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Wednesday, February 4, 2015

Kid Chef Social Event

It's that time of year....

This social event is a fun opportunity to add fun into a task that requires creativity and problem solving. The students will be given a surprise bag of food ingredients to build a "meal" and present it to a panel of judges. All groups win an award. 

I developed this activity for my grades 3-5 gifted and talented students. One important component of our GT program is allowing students the opportunity to socialize and work with like-minded peers and this activity does just that. I hype up this event starting a month before. I run the event in February because I find it is a fun mid-winter activity. The students will amaze you with their creations. Last year one group made the Eiffel tower out of twizzlers and graham crackers and another student groups' fort collapsed at the end and they gave a dynamic presentation about how a dragon has destroyed their village. 

This Product Includes
*1 page teacher guide
*1 page letter to parents
*6 group signs
*1 page group direction page
*2 page judge worksheet
*6 group awards

The Preparation: I send home the above letter to the parents. In the past, I have grocery shopped for this myself but found that it helps the cost to ask for donations. The ingredients are a secret for the students except for a “mystery ingredient reveal” that I share the week of the event. The mystery ingredient I share is usually something like icing or fluff that the students will use to “glue” their construction (“meal”) together.

Above: Dig in! The kids start the competition.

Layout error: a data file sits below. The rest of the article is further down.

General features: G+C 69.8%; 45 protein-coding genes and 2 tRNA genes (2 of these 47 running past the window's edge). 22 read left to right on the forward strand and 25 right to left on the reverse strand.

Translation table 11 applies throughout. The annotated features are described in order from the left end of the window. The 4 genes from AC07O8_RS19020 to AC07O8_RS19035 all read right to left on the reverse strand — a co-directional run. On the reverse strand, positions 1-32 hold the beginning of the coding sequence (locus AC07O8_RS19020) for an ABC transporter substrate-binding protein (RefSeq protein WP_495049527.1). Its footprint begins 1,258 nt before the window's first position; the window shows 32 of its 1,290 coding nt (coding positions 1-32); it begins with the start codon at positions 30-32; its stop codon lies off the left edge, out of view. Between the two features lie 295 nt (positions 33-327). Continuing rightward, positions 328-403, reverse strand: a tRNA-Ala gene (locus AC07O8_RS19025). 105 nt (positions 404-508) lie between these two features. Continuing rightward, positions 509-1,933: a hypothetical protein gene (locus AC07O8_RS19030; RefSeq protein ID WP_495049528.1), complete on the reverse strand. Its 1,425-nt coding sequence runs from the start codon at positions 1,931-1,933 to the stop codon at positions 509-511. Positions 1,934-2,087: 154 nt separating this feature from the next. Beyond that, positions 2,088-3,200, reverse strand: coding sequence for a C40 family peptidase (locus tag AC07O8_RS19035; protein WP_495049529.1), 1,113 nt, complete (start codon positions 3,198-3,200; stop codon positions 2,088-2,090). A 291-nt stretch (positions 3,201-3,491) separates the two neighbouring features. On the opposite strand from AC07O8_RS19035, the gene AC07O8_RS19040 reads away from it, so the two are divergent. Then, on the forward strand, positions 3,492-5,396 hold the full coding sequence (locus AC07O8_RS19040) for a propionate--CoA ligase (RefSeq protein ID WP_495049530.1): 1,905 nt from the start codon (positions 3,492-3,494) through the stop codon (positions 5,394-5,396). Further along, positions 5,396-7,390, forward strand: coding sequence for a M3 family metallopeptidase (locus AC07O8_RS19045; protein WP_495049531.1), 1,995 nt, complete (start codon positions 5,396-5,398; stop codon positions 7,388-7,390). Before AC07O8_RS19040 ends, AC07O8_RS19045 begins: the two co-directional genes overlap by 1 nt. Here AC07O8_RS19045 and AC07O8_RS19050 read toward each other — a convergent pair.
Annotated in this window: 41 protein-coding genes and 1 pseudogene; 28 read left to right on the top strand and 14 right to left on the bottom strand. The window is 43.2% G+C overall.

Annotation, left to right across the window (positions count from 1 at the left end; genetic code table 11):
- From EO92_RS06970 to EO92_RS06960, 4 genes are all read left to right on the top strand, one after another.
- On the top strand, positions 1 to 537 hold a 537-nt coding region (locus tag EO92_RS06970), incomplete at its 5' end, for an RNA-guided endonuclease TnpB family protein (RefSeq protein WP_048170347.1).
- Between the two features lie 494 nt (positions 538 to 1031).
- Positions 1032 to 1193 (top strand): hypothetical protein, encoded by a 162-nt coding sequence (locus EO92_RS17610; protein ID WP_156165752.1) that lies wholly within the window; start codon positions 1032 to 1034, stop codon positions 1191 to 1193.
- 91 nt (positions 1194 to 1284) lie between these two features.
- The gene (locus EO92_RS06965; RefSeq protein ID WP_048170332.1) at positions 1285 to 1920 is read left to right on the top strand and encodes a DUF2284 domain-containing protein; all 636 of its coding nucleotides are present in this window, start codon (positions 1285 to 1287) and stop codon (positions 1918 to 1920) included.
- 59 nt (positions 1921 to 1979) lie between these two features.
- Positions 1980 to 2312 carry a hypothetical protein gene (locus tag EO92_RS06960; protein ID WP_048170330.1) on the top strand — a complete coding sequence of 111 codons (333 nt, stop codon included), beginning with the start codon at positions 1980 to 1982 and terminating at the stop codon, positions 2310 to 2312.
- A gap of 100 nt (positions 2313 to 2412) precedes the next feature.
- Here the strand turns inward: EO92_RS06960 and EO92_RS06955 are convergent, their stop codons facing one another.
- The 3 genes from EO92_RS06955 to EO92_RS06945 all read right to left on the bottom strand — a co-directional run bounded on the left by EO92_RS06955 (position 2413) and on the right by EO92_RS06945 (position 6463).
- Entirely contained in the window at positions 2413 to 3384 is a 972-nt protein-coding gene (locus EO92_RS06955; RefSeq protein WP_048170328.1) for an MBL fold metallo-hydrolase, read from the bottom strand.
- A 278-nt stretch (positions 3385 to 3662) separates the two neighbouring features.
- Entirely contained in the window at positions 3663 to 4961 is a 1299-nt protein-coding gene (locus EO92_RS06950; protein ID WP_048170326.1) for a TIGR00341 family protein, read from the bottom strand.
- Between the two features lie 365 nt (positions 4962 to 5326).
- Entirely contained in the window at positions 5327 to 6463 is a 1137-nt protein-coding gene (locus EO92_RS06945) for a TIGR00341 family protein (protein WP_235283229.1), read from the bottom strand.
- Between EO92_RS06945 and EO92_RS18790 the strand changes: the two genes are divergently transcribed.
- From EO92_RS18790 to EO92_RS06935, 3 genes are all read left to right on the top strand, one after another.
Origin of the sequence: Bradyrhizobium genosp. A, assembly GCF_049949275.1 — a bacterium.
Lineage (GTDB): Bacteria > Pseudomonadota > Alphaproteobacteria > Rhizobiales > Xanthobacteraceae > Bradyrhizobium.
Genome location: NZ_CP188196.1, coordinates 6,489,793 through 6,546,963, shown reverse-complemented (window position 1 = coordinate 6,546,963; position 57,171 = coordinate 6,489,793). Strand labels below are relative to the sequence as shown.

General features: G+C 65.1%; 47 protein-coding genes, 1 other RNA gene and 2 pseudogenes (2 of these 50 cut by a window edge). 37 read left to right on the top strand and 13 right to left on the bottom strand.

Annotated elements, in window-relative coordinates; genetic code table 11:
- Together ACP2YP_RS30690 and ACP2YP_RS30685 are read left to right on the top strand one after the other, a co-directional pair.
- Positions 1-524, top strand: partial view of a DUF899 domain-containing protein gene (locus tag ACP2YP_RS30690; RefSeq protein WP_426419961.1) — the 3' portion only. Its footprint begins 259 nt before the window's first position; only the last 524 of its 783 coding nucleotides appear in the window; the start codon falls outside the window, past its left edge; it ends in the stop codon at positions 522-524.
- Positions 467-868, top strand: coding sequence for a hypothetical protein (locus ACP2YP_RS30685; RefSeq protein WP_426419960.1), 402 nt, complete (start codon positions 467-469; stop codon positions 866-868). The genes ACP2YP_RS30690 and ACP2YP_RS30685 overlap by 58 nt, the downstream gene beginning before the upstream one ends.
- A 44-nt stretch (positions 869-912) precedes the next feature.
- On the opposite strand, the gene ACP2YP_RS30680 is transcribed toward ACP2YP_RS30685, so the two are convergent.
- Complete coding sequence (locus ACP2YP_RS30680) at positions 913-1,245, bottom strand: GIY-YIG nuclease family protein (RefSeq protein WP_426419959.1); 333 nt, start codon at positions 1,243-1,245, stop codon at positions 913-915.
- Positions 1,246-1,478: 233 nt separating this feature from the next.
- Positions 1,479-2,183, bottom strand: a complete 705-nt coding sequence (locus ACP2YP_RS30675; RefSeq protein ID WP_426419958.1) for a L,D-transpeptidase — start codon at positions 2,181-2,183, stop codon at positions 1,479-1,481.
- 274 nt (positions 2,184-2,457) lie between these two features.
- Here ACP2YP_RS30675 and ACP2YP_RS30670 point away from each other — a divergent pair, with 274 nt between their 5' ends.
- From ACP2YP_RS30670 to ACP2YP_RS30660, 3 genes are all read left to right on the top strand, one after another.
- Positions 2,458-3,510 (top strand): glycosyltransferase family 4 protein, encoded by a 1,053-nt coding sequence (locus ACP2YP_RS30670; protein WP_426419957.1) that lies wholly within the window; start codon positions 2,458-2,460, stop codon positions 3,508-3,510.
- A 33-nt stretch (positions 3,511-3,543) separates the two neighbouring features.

The Competition:When the students enter the room, I label the classroom and separate the ingredients into grocery bags for the students groups. Labels for the tables and bags (not pictured) add to the excitement for the event.  The students then have one hour to construct their masterpiece and five minutes to prepare a brief presentation for the judges.

Above are pictures of a group who creatively designed a butterfly on a skateboard.  This picture is mid-project but the project was very colorful (thanks to food coloring!) when it was finished. They won the "Most Creative" category. 

Above are pictures of a group whose castle collapsed in the last five minutes before presenting. They quickly problem-solved and gave a compelling speech about how a feared dragon has attacked their castle.  They won "Best Presentation".

Above are pictures of a group who won "Best Overall" by intricately building famous world structures with their food supplies.  They also could have won "Best Engineering" because they really problem solved the materials by stuffing the insides of the twizzlers with toothpicks to make them sturdier.

The Judging: 
I usually invite the parents for this section of the event, inviting parents and “guest judges” (principals, other teachers, etc.) to view the presentations and interact with the students. The judges then deliberate and award prizes to the students.  The judges are given a two page judging sheet that adds to making the event seem more "official" for the students.

Above is a blurry picture of three judges (2 parents and 1 administrator) who volunteered to judge the competition.  This portion was very interactive and the judges had a lot of fun analyzing the "meals" like they were Iron Chef judges.  We also had a crowd of parents there to watch.

Overall the kids have an awesome time with this project.  I love to use this event in January/February because it feels like the mid-winter slump after Christmas is over and Spring Break isn't for a few months.  

I would love to find more social event activities.
Any ideas out there? What do your schools do? 

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